The conflict resolution process initiated by Holmes Beach against Bradenton Beach over its 2008 quitclaim of 27th Street east of Gulf Drive to the Sandpiper Resort will begin at 9 a.m. Wednesday, Dec. 7, in the Holmes Beach city commission chambers, 5801 Marina Drive.
Officials of both cities have said previously they hoped the issue could be resolved without escalating. Bradenton Beach city attorney Ricinda Perry, however, said at the Nov. 3 Bradenton Beach city commission meeting she was not confident, and observed that the dispute is “moving toward litigation.”
Holmes Beach commissioners passed the conflict resolution motion at their Sept. 13 meeting after discussing a fence along the boundary line. The commission, however, tabled the resolution to give the mayors of both cities the opportunity to resolve the issue informally.
At the same meeting, Holmes Beach commissioners asked city attorney Patricia Petruff to look into the quitclaim and a fence installed in August by the resort.
Petruff cautioned that conflict resolution could be expensive for both cities.
Several Holmes Beach commissioners said the fence restricted public access and lowered property values in the area for Holmes Beach property owners.
Sandpiper officials and then-Bradenton Beach Mayor Bob Bartelt maintained the fence did not restrict public access to public lands.
Sandpiper resident John Shaughnessy, then mayor-elect of Bradenton Beach, told Holmes Beach commissioners Sept. 13 that conflict resolution will do nothing but “create ill-will” between two neighbors.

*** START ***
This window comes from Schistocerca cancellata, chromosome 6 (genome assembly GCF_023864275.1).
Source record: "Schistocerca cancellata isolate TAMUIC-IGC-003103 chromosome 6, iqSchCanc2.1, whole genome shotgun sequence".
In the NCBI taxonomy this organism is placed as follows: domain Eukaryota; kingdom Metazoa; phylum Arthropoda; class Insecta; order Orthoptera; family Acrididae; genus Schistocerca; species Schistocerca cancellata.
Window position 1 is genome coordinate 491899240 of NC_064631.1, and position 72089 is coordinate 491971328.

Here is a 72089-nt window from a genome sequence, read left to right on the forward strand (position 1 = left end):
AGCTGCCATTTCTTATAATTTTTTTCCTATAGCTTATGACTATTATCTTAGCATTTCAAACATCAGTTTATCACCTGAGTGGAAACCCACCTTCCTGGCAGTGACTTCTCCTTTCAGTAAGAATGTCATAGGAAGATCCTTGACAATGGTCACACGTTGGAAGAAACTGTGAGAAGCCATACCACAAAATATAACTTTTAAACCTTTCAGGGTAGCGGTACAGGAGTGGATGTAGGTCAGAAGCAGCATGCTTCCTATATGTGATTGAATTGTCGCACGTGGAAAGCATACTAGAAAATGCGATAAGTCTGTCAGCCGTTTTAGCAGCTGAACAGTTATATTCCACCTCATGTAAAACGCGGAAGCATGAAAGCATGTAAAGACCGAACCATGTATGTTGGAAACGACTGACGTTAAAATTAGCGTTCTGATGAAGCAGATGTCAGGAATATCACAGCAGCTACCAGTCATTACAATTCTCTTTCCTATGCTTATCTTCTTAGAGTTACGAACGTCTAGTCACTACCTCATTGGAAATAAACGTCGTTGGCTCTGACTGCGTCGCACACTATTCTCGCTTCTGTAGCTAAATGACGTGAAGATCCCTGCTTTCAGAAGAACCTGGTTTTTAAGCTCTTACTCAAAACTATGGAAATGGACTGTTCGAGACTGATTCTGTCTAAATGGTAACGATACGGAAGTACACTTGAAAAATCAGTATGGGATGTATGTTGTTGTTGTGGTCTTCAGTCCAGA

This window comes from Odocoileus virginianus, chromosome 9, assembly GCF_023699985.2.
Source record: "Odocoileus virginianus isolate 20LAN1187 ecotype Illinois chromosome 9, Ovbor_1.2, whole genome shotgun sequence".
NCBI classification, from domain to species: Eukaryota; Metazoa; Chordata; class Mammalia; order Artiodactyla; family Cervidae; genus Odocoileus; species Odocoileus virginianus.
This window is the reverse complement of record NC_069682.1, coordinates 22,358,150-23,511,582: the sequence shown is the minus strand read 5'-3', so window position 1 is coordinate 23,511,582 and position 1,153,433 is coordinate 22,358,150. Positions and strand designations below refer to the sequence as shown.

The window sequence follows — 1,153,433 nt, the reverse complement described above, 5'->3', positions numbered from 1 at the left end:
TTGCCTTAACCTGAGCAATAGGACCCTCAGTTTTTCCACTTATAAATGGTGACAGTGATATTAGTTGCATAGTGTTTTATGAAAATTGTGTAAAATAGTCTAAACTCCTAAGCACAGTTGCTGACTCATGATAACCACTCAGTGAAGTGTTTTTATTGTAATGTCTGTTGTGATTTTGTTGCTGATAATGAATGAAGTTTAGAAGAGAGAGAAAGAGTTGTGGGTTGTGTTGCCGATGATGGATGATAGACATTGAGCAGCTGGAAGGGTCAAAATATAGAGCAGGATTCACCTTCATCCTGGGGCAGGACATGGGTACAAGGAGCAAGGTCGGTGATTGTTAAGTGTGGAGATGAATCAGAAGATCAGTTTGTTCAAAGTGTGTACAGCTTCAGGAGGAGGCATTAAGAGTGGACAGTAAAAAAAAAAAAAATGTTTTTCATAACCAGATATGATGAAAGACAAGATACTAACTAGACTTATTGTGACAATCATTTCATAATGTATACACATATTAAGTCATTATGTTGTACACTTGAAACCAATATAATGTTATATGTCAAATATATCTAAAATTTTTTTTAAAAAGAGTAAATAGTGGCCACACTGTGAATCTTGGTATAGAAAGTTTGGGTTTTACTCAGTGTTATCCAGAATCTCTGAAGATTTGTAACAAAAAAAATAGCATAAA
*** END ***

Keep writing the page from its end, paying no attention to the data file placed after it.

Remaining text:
Shaughnessy said the fence was constructed to keep out unlicensed golf carts from using the resort as a thoroughfare, not to restrict pedestrian traffic on 27th Street.
Until the fence went up, no one had complained about public access to 27th Street, he said.
However, Holmes Beach did send a letter of complaint to Bradenton Beach in 2008 when the quitclaim was approved.
Bohnenberger reported to the commission on Oct. 25 that he was unable to resolve the dispute after meeting with Bartelt.
And Petruff reported she could not find a recorded quitclaim to the Sandpiper, but did find a locked gate on her inspection.
Holmes Beach commissioners then voted 4-0 to proceed with conflict resolution. Commissioner John Monetti recused himself because he owns property near the boundary line between the two cities and could have a financial interest in the outcome.
At their Nov. 3 meeting, Bradenton Beach commissioners voted unanimously to stand by their quitclaim deed of 2008.
The Dec. 7 assessment meeting is open to the public, although public comment does not have to be taken, according to the Florida statute on conflict resolution between municipalities.
If a solution is not reached at that meeting, the two cities can schedule further conflict resolution meetings.
According to the Florida statute on conflict resolution, the two sides can also schedule a meeting with a mediator to find a solution, or select a mediator to hear the conflict.
If no tentative resolution is reached, the two cities draft a statement and “schedule a joint public meeting, or several meetings” between the two city commissions, the statute states.
If the two sides still can’t reach an agreement, the issue then must go to mediation. The cost of a mediator is divided equally between the two parties, the statute states, and each side must bear its own legal expenses.
Finally, if no suitable agreement is reached, the statute states the governmental entity “may avail themselves of available legal rights and remedies.”
There is no time limit to reach an agreement.